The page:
The Culture of Revolt
Although Walter Benjamin is recognized as a major figure in the Humanities and Social Sciences, scholarly engagement with his work has tended to miss his most significant, operational contributions. Partly, this owes to what people have mistaken for prodigious eclecticism, or to the fact that Benjamin preferred showing to telling. Closer consideration reveals, however, that there is an overarching methodological coherence to Benjamin’s oeuvre. This method can be learned, and its application enables students not only to interpret the world but potentially to change it as well.
For more than a decade, movement-based scholar AK Thompson has worked with Benjamin to weigh in on the key debates of our crisis-filled era. From engagements with pop culture’s latent promise to critiques of the cherished certainties that guide movement struggles, he has foregrounded the operational value of Benjamin’s insights. In Premonitions: Selected Essays on the Culture of Revolt (2018), Thompson reveals how we might do things with Benjamin today.
Facilitator: AK Thompson got kicked out of high school for publishing an underground newspaper called The Agitator and has been an activist and social theorist ever since. Currently a Professor of Social Movements and Social Change at Ithaca College, his publications include Sociology for Changing the World: Social Movements/Social Research (2006), Black Bloc, White Riot: Anti-Globalization and the Genealogy of Dissent (2010), Keywords for Radicals: The Contested Vocabulary of Late-Capitalist Struggle (2016), Spontaneous Combustion: The Eros Effect and Global Revolution (2017), and, most recently, Premonitions: Selected Essays on the Culture of Revolt (2018), Between 2005 and 2012, he served on the Editorial Committee of Upping the Anti: A Journal of Theory and Action.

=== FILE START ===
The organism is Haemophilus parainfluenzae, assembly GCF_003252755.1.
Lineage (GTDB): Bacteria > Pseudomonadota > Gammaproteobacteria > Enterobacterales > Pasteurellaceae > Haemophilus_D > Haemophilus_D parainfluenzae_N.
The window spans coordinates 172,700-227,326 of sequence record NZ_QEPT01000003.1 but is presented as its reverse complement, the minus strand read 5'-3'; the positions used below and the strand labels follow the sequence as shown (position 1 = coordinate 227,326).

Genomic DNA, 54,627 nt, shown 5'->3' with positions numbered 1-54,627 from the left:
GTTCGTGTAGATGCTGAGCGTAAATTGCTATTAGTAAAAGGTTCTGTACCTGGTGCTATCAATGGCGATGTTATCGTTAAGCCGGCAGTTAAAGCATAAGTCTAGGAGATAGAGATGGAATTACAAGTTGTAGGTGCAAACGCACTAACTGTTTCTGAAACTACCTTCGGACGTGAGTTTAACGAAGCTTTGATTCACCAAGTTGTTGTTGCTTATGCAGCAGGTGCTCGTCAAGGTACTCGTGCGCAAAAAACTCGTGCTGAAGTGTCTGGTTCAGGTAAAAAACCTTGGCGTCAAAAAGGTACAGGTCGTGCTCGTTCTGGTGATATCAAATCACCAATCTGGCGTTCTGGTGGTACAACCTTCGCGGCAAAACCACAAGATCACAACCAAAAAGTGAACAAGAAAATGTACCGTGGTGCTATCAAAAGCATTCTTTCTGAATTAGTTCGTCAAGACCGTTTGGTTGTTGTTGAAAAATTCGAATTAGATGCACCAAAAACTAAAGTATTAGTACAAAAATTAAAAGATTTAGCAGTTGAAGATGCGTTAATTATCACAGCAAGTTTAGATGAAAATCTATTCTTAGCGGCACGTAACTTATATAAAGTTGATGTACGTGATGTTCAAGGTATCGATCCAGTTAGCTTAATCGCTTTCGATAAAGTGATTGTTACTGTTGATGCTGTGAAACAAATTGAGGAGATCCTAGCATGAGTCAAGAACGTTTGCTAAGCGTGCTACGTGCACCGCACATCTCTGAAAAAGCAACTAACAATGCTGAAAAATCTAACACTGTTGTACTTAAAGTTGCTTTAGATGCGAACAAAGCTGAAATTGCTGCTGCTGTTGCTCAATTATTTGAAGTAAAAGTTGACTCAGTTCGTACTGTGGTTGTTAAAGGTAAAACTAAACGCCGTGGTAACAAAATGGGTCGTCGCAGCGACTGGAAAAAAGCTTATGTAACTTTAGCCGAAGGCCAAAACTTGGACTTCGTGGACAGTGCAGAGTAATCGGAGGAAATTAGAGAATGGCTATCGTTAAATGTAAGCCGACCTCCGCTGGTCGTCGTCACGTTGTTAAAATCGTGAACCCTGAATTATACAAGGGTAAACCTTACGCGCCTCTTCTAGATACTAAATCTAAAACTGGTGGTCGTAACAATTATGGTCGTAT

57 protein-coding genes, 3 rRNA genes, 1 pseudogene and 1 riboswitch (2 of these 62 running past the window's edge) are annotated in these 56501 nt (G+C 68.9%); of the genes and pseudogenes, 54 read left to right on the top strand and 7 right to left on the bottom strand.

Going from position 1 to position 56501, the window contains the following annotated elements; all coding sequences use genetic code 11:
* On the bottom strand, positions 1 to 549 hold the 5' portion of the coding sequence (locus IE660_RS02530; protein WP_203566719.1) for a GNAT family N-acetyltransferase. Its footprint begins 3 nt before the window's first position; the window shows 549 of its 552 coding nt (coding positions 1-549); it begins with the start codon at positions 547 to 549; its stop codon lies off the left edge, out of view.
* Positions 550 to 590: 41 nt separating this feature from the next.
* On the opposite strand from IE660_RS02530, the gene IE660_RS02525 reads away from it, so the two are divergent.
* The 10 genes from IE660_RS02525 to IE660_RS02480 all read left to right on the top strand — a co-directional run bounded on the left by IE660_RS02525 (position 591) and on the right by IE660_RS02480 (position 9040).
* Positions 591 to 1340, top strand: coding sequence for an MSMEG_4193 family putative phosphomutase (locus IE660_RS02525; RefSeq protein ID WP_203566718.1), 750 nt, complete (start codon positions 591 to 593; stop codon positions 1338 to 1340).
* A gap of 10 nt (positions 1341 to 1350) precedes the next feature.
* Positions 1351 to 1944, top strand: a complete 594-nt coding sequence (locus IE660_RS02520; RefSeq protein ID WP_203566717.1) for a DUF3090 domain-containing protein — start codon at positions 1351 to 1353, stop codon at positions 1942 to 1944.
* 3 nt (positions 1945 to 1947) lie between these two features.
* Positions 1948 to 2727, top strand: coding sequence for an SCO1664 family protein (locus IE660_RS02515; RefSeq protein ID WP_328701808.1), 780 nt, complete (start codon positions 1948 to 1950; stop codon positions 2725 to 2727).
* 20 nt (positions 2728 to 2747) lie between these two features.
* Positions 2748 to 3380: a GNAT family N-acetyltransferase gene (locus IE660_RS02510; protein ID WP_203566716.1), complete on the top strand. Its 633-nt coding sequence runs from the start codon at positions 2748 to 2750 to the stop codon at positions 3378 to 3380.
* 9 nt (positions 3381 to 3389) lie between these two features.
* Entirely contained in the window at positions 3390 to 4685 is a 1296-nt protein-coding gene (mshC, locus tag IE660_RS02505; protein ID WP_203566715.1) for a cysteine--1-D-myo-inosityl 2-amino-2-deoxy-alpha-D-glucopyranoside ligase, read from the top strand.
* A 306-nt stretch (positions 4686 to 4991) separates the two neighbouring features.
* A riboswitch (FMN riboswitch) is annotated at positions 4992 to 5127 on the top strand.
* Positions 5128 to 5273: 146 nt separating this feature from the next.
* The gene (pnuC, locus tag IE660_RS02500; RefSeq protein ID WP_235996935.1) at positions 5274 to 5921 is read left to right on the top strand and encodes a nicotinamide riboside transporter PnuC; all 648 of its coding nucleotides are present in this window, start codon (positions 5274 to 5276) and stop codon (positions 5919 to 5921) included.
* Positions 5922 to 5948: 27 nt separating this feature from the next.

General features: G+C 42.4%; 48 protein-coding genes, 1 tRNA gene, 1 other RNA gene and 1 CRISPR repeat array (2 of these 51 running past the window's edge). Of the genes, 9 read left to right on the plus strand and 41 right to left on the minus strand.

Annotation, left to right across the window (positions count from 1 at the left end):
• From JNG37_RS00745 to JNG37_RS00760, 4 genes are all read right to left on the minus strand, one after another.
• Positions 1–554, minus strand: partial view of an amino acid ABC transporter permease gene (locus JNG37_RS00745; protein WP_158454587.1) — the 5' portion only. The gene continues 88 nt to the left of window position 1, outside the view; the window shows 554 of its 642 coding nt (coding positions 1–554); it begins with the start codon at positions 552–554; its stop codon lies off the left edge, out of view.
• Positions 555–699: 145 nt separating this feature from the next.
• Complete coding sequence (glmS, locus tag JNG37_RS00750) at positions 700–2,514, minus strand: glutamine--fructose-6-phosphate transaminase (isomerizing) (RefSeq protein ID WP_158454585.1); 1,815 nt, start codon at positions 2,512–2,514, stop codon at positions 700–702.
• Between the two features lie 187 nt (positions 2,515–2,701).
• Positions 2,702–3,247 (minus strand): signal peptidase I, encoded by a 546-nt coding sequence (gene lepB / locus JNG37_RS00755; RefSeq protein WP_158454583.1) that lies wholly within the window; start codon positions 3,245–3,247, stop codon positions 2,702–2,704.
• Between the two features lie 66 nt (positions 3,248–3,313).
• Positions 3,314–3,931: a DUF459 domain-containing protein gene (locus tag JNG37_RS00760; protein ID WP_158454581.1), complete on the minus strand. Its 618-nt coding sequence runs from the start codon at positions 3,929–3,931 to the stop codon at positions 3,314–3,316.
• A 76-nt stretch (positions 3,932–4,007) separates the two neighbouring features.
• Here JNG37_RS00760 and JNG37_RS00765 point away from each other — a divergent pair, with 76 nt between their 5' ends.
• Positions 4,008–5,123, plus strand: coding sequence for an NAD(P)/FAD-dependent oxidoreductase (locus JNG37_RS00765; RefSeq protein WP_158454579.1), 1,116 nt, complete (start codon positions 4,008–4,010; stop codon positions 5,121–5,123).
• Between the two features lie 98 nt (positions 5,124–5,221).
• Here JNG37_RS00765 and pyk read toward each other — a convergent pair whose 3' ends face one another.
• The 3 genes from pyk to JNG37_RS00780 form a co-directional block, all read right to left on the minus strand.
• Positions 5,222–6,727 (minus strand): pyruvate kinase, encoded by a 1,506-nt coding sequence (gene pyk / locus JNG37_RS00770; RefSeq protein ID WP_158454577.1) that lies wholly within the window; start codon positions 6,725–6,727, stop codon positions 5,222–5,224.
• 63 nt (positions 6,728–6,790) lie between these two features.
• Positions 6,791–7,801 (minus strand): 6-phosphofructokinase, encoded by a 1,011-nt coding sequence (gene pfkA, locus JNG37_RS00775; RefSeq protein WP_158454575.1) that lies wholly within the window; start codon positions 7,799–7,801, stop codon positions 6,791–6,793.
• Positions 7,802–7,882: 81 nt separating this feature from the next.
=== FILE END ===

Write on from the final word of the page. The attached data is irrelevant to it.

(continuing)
Date: Saturday, February 23, 10am-2pm
Cost: Pay-what-you-can, upwards to $90
Reading: AK Thompson, Premonitions: Selected Essays on the Culture of Revolt
Here’s an interview with the seminar leader, AK Thompson. And here is a podcast discussion with Matthew O’Connell:
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The Culture of Revolt
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